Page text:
Human Dimension explained at AUSA National Meeting
October 6, 2008
WASHINGTON, (TRADOC News Servic,e October 6, 2008) - 1430 - Introductory remarks were made by Brig. Gen. Pete Palmer of the U.S. Army Capabilities Integration Center. He explained that ARCIC has drafted the human dimension concept program and is in the process of implementation. Human dimension combines a unique mix of moral, ethical, social and cognitive (decision making) areas and will be critical to how Soldiers perform in the current conflict.
14:33 - Lt. Gen. Benjamin Freakley, commanding general of the U.S. Army Accessions Command, introduces himself and explains the role of USAAC in human dimension. USAAC equips the man, not mans the equipment. Human dimension is designed to permeate American society and how the Army prepares people to serve.
Dr. Tom Killion, chief scientist for the Army, explained the role of physiological training and how it works to better prepare the Soldier. The human dimension is based on a holistic view of how humans function in a system; environment, community, socially and politically, among other factors.
14:36 - Maxie McFarland, deputy chef of staff for intelligence, G2, at TRADOC, said human dimension involves the defining characteristics of future operations environment. One of those characteristics is operations and how they function in a cultural context. This demands Soldiers to have cross-cultural competence and linguistics skills. Human dimension will work in symphony with the human terrain systems, which is designed to provide support in deal with local populations and their respective issues.
14:38 - Brig. Gen. Lorlee Sutton, Army psychiatrist, discussed human dimension from the psychological lens. Based on her studies, by focusing on the human dimension, this will prepare Soldiers to psychologically endure the stresses of combat.
14:41 - TRADOC Chaplain, Col. McGriff deals with the human component of the Soldier on its most intimate basis and says that opportunities to deal with the issues that make our Soldiers move and respond, especially when stress levels continue to rise.
14:44 - Question and Answer period begins
Question 1: Do you deal any differently with accessions who required moral waivers'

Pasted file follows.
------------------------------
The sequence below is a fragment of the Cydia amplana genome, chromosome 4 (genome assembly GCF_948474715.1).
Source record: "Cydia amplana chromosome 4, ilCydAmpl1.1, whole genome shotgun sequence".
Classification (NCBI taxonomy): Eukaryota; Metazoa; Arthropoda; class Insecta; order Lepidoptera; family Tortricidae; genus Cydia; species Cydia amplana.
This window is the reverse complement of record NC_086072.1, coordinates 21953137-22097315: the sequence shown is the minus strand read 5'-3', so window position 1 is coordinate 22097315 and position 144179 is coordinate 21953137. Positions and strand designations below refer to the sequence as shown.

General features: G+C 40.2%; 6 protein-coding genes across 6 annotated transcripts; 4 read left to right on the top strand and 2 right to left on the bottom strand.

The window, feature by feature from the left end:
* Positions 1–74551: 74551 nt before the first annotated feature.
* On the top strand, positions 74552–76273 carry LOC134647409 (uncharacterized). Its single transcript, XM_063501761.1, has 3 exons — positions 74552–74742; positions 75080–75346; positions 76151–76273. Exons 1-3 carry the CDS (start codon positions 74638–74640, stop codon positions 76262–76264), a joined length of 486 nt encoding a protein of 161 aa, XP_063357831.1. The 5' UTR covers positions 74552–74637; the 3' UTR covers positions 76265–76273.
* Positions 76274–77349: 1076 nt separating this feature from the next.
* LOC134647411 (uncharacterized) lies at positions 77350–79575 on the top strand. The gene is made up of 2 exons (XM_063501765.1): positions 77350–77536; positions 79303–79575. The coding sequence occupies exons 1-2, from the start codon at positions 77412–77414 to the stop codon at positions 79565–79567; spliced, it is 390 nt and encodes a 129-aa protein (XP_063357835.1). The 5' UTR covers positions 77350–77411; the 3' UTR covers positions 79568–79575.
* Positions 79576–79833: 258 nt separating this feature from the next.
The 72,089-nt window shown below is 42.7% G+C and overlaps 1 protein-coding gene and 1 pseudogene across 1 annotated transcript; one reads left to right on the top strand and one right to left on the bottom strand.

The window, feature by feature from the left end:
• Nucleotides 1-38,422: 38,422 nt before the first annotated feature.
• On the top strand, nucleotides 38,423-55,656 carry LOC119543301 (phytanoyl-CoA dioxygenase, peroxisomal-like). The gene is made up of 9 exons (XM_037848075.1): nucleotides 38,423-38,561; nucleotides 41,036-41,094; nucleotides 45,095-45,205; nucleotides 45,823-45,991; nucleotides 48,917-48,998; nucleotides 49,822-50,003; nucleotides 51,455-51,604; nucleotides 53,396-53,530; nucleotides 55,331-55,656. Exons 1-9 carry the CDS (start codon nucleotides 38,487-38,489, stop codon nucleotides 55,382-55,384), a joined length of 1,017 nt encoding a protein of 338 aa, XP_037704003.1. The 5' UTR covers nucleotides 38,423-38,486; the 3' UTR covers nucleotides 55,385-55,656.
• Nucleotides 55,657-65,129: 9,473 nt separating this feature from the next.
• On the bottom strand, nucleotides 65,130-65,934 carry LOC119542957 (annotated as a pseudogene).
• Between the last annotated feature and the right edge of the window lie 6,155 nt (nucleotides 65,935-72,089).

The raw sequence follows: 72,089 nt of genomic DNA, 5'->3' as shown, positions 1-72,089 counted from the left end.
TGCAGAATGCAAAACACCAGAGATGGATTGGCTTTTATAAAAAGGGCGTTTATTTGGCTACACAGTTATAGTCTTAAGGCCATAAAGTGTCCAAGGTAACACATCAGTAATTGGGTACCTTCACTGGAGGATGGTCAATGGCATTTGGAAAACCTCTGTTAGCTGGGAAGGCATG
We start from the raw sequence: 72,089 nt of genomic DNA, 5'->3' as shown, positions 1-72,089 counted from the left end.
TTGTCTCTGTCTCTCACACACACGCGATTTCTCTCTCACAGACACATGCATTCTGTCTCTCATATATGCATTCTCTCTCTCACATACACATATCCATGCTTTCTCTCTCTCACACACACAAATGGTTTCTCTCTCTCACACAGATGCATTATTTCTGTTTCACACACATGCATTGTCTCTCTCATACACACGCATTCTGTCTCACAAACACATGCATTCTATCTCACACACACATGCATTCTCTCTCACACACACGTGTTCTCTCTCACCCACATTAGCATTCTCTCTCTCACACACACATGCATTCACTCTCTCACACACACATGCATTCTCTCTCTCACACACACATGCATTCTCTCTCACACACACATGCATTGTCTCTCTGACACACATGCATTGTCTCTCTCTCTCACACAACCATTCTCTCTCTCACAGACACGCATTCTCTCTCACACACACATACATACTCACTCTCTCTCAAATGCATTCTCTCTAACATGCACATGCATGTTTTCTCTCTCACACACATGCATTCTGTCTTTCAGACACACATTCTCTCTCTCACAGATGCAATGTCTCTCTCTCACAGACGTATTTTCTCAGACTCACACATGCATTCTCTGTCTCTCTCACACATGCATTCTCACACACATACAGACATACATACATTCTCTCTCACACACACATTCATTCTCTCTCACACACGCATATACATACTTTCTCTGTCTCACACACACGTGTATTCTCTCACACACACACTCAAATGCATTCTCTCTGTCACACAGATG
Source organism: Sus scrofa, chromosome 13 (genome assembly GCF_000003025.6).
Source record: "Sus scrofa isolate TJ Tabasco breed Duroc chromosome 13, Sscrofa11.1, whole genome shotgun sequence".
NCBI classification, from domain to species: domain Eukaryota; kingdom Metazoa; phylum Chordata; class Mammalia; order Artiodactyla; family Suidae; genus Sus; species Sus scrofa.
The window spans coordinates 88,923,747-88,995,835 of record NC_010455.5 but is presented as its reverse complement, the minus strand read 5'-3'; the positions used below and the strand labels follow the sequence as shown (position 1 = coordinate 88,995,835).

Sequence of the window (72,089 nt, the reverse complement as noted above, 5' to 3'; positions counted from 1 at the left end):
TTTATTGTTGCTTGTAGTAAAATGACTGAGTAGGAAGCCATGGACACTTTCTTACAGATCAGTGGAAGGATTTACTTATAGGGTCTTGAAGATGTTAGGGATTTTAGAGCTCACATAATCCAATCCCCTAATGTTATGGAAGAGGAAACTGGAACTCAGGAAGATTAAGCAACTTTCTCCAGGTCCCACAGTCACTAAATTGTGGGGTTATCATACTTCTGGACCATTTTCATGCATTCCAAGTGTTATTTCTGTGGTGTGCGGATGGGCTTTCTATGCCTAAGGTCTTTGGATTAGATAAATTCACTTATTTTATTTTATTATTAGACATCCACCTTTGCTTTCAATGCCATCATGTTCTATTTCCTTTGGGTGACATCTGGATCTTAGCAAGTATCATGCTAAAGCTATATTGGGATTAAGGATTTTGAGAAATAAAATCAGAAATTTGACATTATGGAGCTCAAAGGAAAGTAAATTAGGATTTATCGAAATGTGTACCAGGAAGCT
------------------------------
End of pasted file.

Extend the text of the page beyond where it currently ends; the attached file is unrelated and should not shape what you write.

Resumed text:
Freakley said that recruits are fully qualified once they're vetted and are treated the same as their counterparts who did not require moral waivers. Human dimension would help the Army better place and train each Soldier, regardless of recruiting circumstances.
Question 2: What does it fundamentally mean to be a human being' Define this approach
Killion differentiates humans from other creatures by level of complexity and problem solving skills, communications and empathy. These skills are critical in what Soldiers are asked to do. Human dimension allows Soldiers to take advantage of these characteristics and enhance them so they're more effective in challenges and tasks they are given.
Question 3: With all the human dimension training, how do you counter a change in behavior in Soldiers who have returned from combat'
Brig. Gen. Palmer believes that human dimension will be able to assist Soldiers who are more susceptible to post-traumatic stress disorder.
Brig. Gen. Sutton says that the eventual plan is to teach families and Soldiers about how to heal and treat mental injuries.
Question 4: What is the status and what are the next steps for Human Terrain Systems'
Mr. McFarland says that the feedback for HTS has been extremely positive and that other commands (in other Combatant Commands) are demanding human terrain teams to be deployed to other parts of the world. The current objective is to include HTS in the core set of competencies.
Question 5: How does human dimension play in with Soldiers with families who are expecting long deployments'
McGriff describes that the human dimension concept has to create room to include the family component. The family at home does well when they're confident that heir Soldier is being cared for.
20:06 - Sutton closes the panel by restating that human dimension is centered around a holistic understanding of how the Army approaches training for the future.